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Old Jan 11th 2014, 04:18 AM   #11
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ok, so now were on the same page :)

thats what i meant in the first post with the image i ve uploaded, that now that we discovered that antimatter exists, the image and the concepts in that image could be to some degree a reason of why and how gravity work like it works, whit a lot of erroes and holes. but are another way of understanding gravity.

I found very interesting the paragraf you uploaded, that einstein explained the way space and time works , how they are affected by gravity, but that could also lead indirectly to what gravity is and how it works at a conceptual level, well like you said nobody knows that yet so

thats why i found it interesting of thinking of that concept of matter and anttimater fighting for space , and compresing each other, in an intent to reach equilibrium, and call that gravity, and visualayz it like the famous video of a planet bending the fabric of space (represented by a 2d or 3d mesh), in the einstein relativyt theory, but from a slightly diferent perspective.... just an idea
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Old Jan 11th 2014, 04:24 AM   #12
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also about the big bang , i agree totaly whit the idea of it, which i found has no sence that time and space the universe it self were generated at that moment, that before there was nothing, something must have made the big bang happen, that something means automaticly that time did existed before, and the universe must have materialyzed in to something, so that something must have been there before, if the first law of termodinamycs is truh, that energy only transforms, why at the moment of the big bang we assume that everthyng even time was formed out of nothing, it makes muhc more sence to see it as a cicly that repates its self....so this is one of the concpets behind the ideas in the image ive uploaded
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Old Jan 15th 2014, 04:12 PM   #13
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Returning to the original post

I like the idea of the misconceptions page.
The interest generated by your original post indicates that it could fly.

It could however cause friction, one persons misconception is another's unassailable truth!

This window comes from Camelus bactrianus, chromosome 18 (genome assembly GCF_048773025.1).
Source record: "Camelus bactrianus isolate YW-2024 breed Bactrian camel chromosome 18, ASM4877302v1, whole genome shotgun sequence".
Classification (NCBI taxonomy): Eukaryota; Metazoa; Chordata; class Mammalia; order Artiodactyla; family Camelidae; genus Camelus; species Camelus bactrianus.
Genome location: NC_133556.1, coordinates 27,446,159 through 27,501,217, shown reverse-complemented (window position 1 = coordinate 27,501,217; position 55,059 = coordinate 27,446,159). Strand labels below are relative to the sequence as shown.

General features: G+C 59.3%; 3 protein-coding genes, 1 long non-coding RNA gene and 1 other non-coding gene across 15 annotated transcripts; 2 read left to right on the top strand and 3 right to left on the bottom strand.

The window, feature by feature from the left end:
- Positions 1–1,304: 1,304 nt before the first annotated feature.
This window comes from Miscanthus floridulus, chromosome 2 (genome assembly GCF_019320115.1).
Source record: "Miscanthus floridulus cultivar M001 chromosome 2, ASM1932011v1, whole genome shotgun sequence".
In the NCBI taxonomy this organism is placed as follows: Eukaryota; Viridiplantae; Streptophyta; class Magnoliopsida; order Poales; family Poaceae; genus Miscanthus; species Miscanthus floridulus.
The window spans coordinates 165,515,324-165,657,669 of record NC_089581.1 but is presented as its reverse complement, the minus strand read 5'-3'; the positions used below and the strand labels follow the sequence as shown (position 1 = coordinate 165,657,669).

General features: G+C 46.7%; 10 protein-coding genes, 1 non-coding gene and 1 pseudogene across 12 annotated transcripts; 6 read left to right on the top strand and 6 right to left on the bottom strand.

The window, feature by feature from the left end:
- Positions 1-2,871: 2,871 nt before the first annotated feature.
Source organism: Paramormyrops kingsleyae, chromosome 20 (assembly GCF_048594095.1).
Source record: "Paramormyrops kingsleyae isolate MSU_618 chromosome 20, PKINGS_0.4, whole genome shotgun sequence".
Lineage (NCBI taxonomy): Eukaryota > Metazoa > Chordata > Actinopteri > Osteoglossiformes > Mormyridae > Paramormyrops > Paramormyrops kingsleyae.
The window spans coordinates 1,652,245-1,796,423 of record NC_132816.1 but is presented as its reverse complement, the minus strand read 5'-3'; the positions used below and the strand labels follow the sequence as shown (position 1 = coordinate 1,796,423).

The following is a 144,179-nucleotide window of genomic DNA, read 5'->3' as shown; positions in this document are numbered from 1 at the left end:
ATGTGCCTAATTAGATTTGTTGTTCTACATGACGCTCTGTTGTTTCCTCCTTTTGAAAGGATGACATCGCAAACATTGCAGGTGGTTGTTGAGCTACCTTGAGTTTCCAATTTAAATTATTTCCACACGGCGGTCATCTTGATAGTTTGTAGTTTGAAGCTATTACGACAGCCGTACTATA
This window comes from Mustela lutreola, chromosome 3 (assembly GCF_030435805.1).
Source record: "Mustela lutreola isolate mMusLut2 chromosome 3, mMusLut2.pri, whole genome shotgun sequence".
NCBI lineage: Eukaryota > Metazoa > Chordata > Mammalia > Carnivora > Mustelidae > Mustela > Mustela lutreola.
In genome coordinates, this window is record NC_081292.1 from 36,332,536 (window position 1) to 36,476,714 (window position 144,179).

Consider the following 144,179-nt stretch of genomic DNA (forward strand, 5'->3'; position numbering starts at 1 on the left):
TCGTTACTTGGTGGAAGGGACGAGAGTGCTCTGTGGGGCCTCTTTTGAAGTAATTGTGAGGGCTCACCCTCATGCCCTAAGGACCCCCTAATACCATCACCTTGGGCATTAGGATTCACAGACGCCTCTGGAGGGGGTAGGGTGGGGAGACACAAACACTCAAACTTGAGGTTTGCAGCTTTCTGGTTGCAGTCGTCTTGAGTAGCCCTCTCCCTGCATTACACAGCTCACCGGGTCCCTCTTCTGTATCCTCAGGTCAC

It might cause a bit of a headache for the forum mediators...
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Old Jan 15th 2014, 06:15 PM   #14
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Originally Posted by MBW View Post
I like the idea of the misconceptions page.
Originally Posted by MBW View Post
The interest generated by your original post indicates that it could fly.

It could however cause friction, one persons misconception is another's unassailable truth!
It might cause a bit of a headache for the forum mediators...


The moderators and myself talk about these. We put them up when it's a true misconception and not simply a matter of opinion, which is what you're referring to. A misconception is not subject to opinion but is a fact of physics.

For example; one common misconception is quantum mechanics implies that a particle can be in more than one place at the same time. That's a misinterpretation of orthodox quantum mechanics. No legitimate quantum mechanics teacher would ever teach something like that and it one can't arrive at such a conclusion or give any meaning to it with quantum mechanics.

Another misconception is that Einstein proved that gravitation is a curvature in spacetime. That's a misconception. Einstein not only never said that but when Max Von Laue sent him his new book on relativity for Einstein to review and it said that the existence of a gravitational field is determined by the presence of spacetime curvature Einstein disagreed with him explaining why and what the "correct" way was.

Another misconception is that Einstein never used relativistic mass. I know several examples where he used it, most notably in The Principle of Conservation of the Center of Gravity and the Inertia of Energy, Albert Einstein, Annalen der Physik, 20 (1906): 626-633. Also in his text The Meaning of Relativity.